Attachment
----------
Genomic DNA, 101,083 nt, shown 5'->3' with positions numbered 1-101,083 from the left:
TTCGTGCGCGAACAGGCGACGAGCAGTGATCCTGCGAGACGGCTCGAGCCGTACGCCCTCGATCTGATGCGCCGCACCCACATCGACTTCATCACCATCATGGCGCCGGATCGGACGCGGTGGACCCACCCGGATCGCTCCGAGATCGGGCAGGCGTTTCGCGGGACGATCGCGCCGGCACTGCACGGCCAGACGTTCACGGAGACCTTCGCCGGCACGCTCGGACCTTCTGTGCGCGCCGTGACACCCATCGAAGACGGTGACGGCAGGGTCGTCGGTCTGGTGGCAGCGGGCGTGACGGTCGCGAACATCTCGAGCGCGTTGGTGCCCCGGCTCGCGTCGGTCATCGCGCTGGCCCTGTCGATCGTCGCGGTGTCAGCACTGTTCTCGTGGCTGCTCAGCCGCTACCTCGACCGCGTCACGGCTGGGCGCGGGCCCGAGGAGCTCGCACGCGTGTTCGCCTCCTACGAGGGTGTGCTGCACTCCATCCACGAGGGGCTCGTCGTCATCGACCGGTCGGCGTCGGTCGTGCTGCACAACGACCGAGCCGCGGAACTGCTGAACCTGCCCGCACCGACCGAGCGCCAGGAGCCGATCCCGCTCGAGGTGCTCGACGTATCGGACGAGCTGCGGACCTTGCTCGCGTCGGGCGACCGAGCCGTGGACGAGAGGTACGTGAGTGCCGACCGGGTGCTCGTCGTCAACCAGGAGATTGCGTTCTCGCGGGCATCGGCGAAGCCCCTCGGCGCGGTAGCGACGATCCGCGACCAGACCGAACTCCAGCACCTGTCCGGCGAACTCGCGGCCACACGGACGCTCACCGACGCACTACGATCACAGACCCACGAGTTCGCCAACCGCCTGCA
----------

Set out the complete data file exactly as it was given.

Genomic DNA, 101,083 nt, shown 5'->3' with positions numbered 1-101,083 from the left:
TTCGTGCGCGAACAGGCGACGAGCAGTGATCCTGCGAGACGGCTCGAGCCGTACGCCCTCGATCTGATGCGCCGCACCCACATCGACTTCATCACCATCATGGCGCCGGATCGGACGCGGTGGACCCACCCGGATCGCTCCGAGATCGGGCAGGCGTTTCGCGGGACGATCGCGCCGGCACTGCACGGCCAGACGTTCACGGAGACCTTCGCCGGCACGCTCGGACCTTCTGTGCGCGCCGTGACACCCATCGAAGACGGTGACGGCAGGGTCGTCGGTCTGGTGGCAGCGGGCGTGACGGTCGCGAACATCTCGAGCGCGTTGGTGCCCCGGCTCGCGTCGGTCATCGCGCTGGCCCTGTCGATCGTCGCGGTGTCAGCACTGTTCTCGTGGCTGCTCAGCCGCTACCTCGACCGCGTCACGGCTGGGCGCGGGCCCGAGGAGCTCGCACGCGTGTTCGCCTCCTACGAGGGTGTGCTGCACTCCATCCACGAGGGGCTCGTCGTCATCGACCGGTCGGCGTCGGTCGTGCTGCACAACGACCGAGCCGCGGAACTGCTGAACCTGCCCGCACCGACCGAGCGCCAGGAGCCGATCCCGCTCGAGGTGCTCGACGTATCGGACGAGCTGCGGACCTTGCTCGCGTCGGGCGACCGAGCCGTGGACGAGAGGTACGTGAGTGCCGACCGGGTGCTCGTCGTCAACCAGGAGATTGCGTTCTCGCGGGCATCGGCGAAGCCCCTCGGCGCGGTAGCGACGATCCGCGACCAGACCGAACTCCAGCACCTGTCCGGCGAACTCGCGGCCACACGGACGCTCACCGACGCACTACGATCACAGACCCACGAGTTCGCCAACCGCCTGCA